# Divergence Theorem: fail?

1. Sep 8, 2010

### erogard

Hi everyone,

so let me introduce the scalar function $$\Phi$$ = -(x2+y2+z2)(-1/2) which some of you may recognize as minus one over the radial distance from the origin.

When I compute $$\nabla$$2$$\Phi$$ is get 0.

Now if I do the following integral on the surface S of the unit sphere x2+y2+z2= 1 :

$$\int$$$$\int$$$$\nabla$$$$\Phi$$$$\bullet$$n dS

I obtain 4$$\pi$$ which is just the surface area of the unit sphere since the laplacian of $$\Phi$$ dotted with the unit radial vector turns out to be one.

Yet the Divergence Theorem

tells me precisely that those two quantities should be equal, but integrating the laplacian of phi would give me zero since the latter quantity is already 0.

Any idea on what I'm doing wrong?
(please only suggestion but do not give me the answer straight away if you think you know it, I'd like to figure it out by myself for my hw).

Thanks!

2. Sep 8, 2010

### gabbagabbahey

Your problem is that the Laplacian of that function is undefined at the origin. You can see that by looking at the formula for the laplacian in either Cartesian or Spherical coordinates. In spherical coordinates,

$$\nabla^2\left(-\frac{1}{r}\right)= \frac{1}{r^2}\frac{\partial}{\partial r}\left[r^2\frac{\partial}{\partial r}\left(-\frac{1}{r}\right) \right]$$

the factor of $1/r^2$ is what causes the problem.

So, what can you conclude? You know 3 things:

(1) The Laplacian is zero everywhere except at the origin
(2) The Laplacian is undefined at the origin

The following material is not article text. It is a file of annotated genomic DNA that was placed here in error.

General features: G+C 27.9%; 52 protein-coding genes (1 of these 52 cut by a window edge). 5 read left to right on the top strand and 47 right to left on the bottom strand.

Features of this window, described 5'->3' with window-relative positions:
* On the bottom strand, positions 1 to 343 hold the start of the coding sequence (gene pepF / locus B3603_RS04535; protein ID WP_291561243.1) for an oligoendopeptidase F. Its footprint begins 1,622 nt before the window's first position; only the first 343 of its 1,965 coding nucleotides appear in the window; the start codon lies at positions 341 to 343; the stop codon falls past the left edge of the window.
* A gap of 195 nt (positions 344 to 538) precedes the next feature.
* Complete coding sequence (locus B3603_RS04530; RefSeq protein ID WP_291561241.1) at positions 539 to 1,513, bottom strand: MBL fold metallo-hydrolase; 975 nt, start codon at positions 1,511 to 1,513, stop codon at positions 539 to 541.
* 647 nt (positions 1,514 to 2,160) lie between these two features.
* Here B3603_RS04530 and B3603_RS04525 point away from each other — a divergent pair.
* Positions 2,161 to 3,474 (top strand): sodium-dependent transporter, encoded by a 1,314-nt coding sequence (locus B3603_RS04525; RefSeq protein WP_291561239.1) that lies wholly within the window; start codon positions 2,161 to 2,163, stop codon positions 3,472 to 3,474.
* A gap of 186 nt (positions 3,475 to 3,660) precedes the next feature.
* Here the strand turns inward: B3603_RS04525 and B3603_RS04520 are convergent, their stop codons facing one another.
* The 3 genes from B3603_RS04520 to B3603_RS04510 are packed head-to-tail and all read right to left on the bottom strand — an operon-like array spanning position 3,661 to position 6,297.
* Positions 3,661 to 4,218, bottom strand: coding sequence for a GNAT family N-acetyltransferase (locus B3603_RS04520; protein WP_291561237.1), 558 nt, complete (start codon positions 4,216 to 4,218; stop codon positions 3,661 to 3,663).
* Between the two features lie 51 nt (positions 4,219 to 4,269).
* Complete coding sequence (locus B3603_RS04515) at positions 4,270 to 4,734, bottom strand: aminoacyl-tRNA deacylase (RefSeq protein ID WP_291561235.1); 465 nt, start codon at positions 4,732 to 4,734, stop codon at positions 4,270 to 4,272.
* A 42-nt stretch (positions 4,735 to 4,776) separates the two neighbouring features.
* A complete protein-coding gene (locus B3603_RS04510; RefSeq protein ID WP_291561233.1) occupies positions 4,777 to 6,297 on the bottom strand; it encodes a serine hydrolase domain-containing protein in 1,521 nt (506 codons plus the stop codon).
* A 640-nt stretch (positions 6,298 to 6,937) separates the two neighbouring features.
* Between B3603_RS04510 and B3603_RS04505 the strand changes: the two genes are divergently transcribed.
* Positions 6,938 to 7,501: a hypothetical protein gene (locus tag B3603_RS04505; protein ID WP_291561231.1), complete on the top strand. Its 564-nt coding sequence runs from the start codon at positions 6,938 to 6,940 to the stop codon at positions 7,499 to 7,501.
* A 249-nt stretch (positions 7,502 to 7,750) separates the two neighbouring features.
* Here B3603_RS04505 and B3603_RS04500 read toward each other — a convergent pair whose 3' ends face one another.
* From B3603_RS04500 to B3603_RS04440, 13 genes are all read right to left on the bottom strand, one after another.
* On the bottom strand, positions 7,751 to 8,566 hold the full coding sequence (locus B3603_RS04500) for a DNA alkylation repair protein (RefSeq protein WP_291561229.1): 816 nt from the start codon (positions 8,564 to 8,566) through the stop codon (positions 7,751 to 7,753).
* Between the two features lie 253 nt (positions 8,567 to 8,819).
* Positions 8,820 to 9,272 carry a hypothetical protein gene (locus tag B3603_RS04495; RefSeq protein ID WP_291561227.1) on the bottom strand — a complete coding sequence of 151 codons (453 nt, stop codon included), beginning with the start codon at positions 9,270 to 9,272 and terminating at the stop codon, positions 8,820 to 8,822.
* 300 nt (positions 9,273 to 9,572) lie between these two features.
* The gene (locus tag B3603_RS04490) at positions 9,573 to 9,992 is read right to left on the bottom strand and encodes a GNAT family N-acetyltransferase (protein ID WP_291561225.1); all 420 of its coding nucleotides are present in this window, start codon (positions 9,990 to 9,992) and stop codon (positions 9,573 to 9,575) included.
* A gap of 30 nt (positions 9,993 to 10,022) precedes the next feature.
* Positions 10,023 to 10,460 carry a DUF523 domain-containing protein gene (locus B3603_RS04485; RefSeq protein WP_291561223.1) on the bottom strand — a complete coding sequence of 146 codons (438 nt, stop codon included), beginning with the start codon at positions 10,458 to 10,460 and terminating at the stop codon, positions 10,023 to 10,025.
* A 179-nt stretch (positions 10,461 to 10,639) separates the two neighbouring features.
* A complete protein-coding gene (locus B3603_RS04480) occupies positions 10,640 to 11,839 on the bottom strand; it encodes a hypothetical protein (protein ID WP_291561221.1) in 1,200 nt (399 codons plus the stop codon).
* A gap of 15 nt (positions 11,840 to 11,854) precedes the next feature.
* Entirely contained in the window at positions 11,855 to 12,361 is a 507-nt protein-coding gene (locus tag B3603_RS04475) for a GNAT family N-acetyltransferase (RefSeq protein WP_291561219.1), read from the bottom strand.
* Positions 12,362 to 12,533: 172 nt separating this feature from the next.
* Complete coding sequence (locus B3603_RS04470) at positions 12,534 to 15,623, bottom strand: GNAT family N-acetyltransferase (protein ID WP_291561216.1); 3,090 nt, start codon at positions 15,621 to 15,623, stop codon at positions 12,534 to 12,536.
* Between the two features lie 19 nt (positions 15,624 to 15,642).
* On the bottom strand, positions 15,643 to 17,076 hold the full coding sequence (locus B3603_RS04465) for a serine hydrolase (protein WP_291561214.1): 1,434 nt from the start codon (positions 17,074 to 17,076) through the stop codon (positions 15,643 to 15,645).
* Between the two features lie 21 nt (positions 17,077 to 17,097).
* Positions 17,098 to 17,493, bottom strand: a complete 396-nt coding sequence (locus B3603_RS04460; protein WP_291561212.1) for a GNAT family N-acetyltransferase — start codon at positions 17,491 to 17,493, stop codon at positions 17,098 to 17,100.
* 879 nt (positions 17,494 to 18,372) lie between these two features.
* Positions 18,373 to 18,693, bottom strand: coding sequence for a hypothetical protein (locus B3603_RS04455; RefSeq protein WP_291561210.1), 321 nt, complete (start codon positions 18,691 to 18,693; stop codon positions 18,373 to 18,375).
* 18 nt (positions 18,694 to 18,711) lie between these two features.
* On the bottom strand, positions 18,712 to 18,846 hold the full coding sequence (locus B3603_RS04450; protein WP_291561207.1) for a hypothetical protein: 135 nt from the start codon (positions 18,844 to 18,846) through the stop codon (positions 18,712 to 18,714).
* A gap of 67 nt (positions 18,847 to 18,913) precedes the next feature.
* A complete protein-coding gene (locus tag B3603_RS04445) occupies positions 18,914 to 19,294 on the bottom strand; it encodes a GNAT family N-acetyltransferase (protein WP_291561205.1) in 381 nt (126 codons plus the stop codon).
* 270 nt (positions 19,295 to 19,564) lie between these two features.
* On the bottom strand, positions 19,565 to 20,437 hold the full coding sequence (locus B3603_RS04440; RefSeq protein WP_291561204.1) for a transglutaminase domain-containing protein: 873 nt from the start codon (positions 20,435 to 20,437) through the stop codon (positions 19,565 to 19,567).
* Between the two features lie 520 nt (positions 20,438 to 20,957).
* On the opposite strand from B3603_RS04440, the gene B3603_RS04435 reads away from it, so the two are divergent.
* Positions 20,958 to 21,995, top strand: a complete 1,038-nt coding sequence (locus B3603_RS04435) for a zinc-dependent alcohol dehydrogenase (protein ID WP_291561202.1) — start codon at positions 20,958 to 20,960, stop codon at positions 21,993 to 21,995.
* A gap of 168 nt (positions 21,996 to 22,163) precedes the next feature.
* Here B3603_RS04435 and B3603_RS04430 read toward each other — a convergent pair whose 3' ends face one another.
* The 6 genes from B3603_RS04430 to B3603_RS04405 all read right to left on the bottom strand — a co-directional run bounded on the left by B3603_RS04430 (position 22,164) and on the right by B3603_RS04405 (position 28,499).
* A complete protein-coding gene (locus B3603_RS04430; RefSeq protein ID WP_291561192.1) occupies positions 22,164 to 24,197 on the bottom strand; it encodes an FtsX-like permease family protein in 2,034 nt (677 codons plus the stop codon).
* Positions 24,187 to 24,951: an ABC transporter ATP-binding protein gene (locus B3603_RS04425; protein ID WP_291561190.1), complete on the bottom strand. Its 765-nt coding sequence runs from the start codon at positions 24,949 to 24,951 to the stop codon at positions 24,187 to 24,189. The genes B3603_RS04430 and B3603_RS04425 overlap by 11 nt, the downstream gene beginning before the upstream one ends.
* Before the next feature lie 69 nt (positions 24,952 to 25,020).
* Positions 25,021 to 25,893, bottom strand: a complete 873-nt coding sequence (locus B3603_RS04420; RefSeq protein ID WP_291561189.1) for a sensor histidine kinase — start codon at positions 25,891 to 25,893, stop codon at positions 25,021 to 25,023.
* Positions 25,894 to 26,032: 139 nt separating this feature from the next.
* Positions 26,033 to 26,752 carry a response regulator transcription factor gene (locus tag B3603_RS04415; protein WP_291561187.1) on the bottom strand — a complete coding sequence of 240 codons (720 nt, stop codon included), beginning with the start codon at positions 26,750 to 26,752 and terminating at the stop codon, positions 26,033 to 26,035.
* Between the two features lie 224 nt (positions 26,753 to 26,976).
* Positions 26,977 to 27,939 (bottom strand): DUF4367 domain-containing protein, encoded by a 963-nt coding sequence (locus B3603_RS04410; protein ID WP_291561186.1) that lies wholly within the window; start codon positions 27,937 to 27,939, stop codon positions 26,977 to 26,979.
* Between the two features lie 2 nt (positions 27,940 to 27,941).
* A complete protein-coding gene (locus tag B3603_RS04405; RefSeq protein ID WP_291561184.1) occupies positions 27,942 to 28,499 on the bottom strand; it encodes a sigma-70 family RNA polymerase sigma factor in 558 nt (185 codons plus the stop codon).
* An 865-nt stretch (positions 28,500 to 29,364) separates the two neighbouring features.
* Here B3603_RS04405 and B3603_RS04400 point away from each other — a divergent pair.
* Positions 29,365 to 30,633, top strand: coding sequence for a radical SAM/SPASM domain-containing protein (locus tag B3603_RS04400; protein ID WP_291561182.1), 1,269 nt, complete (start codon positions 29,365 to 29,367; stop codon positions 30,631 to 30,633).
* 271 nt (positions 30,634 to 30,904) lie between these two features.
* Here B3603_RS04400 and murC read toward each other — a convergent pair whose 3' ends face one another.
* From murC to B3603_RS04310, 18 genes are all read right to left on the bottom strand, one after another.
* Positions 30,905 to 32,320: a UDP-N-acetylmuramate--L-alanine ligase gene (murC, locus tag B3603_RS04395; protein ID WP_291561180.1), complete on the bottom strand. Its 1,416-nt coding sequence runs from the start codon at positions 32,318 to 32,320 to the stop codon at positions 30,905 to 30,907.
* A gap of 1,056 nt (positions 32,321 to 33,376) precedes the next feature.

(3) If you integrate the laplacian over any region that includes the origin you will get $4\pi$

These are essentially the defining properties of the 3D Dirac Delta distribution, and it turns out that $\nabla^2\left(-\frac{1}{r}\right) =4\pi\delta^3(\textbf{r})$

3. Sep 8, 2010

### erogard

gabbagabbahey: thank you for pointing that out. I realize that the theorem holds for continuously differentiable function on such a volume T, yet that is not the case for the gradient phi.

4. Sep 8, 2010

### LawlQuals

Further, if you are encountering this in a course on electrodynamics (Griffiths, or Jackson), the motivation for the definition of the dirac delta function is precisely this argument, and they both spend a few pages discussing this. If you would like further discussion on this that is more detailed, I recommend you to their texts.

Why does this apparent contradiction appear to happen? There is a caveat in the divergence theorem regarding how such functions must behave.

5. Sep 8, 2010

### gabbagabbahey

The problem isn't with the divergence theorem, but rather with your calculation of the laplacian (divergence of $\mathbf{\nabla}(-\frac{1}{r})$). You weren't careful enough wih your calculation near the origin.